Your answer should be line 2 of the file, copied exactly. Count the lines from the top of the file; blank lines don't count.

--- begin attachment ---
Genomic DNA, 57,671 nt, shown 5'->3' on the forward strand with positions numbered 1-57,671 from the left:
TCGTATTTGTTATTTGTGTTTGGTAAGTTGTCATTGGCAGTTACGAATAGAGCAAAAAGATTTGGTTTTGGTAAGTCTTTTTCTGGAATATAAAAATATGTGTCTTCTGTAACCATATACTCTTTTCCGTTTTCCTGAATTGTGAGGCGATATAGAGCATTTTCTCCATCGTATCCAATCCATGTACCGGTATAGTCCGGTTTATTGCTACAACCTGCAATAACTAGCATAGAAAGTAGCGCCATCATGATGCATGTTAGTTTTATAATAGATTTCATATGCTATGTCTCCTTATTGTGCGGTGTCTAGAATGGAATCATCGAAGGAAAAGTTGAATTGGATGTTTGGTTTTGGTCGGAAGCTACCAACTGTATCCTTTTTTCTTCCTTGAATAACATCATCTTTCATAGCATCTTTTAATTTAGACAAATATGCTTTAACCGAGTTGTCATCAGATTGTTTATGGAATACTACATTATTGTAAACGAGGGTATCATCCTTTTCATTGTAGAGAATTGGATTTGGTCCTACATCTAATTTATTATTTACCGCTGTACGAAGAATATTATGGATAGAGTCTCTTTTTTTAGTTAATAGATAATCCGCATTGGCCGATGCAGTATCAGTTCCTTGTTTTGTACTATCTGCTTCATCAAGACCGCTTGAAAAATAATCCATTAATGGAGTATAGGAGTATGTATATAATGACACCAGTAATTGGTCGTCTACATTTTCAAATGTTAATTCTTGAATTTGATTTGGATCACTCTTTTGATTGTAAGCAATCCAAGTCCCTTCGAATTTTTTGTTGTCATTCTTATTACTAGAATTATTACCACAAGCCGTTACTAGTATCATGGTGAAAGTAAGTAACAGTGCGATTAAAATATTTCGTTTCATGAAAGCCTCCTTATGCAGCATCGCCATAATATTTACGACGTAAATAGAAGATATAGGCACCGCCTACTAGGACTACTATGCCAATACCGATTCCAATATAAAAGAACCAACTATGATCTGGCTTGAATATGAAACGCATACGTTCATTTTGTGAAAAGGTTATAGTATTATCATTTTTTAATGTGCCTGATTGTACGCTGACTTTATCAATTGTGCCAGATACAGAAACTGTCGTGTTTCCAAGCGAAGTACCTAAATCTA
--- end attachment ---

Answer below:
TCGTATTTGTTATTTGTGTTTGGTAAGTTGTCATTGGCAGTTACGAATAGAGCAAAAAGATTTGGTTTTGGTAAGTCTTTTTCTGGAATATAAAAATATGTGTCTTCTGTAACCATATACTCTTTTCCGTTTTCCTGAATTGTGAGGCGATATAGAGCATTTTCTCCATCGTATCCAATCCATGTACCGGTATAGTCCGGTTTATTGCTACAACCTGCAATAACTAGCATAGAAAGTAGCGCCATCATGATGCATGTTAGTTTTATAATAGATTTCATATGCTATGTCTCCTTATTGTGCGGTGTCTAGAATGGAATCATCGAAGGAAAAGTTGAATTGGATGTTTGGTTTTGGTCGGAAGCTACCAACTGTATCCTTTTTTCTTCCTTGAATAACATCATCTTTCATAGCATCTTTTAATTTAGACAAATATGCTTTAACCGAGTTGTCATCAGATTGTTTATGGAATACTACATTATTGTAAACGAGGGTATCATCCTTTTCATTGTAGAGAATTGGATTTGGTCCTACATCTAATTTATTATTTACCGCTGTACGAAGAATATTATGGATAGAGTCTCTTTTTTTAGTTAATAGATAATCCGCATTGGCCGATGCAGTATCAGTTCCTTGTTTTGTACTATCTGCTTCATCAAGACCGCTTGAAAAATAATCCATTAATGGAGTATAGGAGTATGTATATAATGACACCAGTAATTGGTCGTCTACATTTTCAAATGTTAATTCTTGAATTTGATTTGGATCACTCTTTTGATTGTAAGCAATCCAAGTCCCTTCGAATTTTTTGTTGTCATTCTTATTACTAGAATTATTACCACAAGCCGTTACTAGTATCATGGTGAAAGTAAGTAACAGTGCGATTAAAATATTTCGTTTCATGAAAGCCTCCTTATGCAGCATCGCCATAATATTTACGACGTAAATAGAAGATATAGGCACCGCCTACTAGGACTACTATGCCAATACCGATTCCAATATAAAAGAACCAACTATGATCTGGCTTGAATATGAAACGCATACGTTCATTTTGTGAAAAGGTTATAGTATTATCATTTTTTAATGTGCCTGATTGTACGCTGACTTTATCAATTGTGCCAGATACAGAAACTGTCGTGTTTCCAAGCGAAGTACCTAAATCTA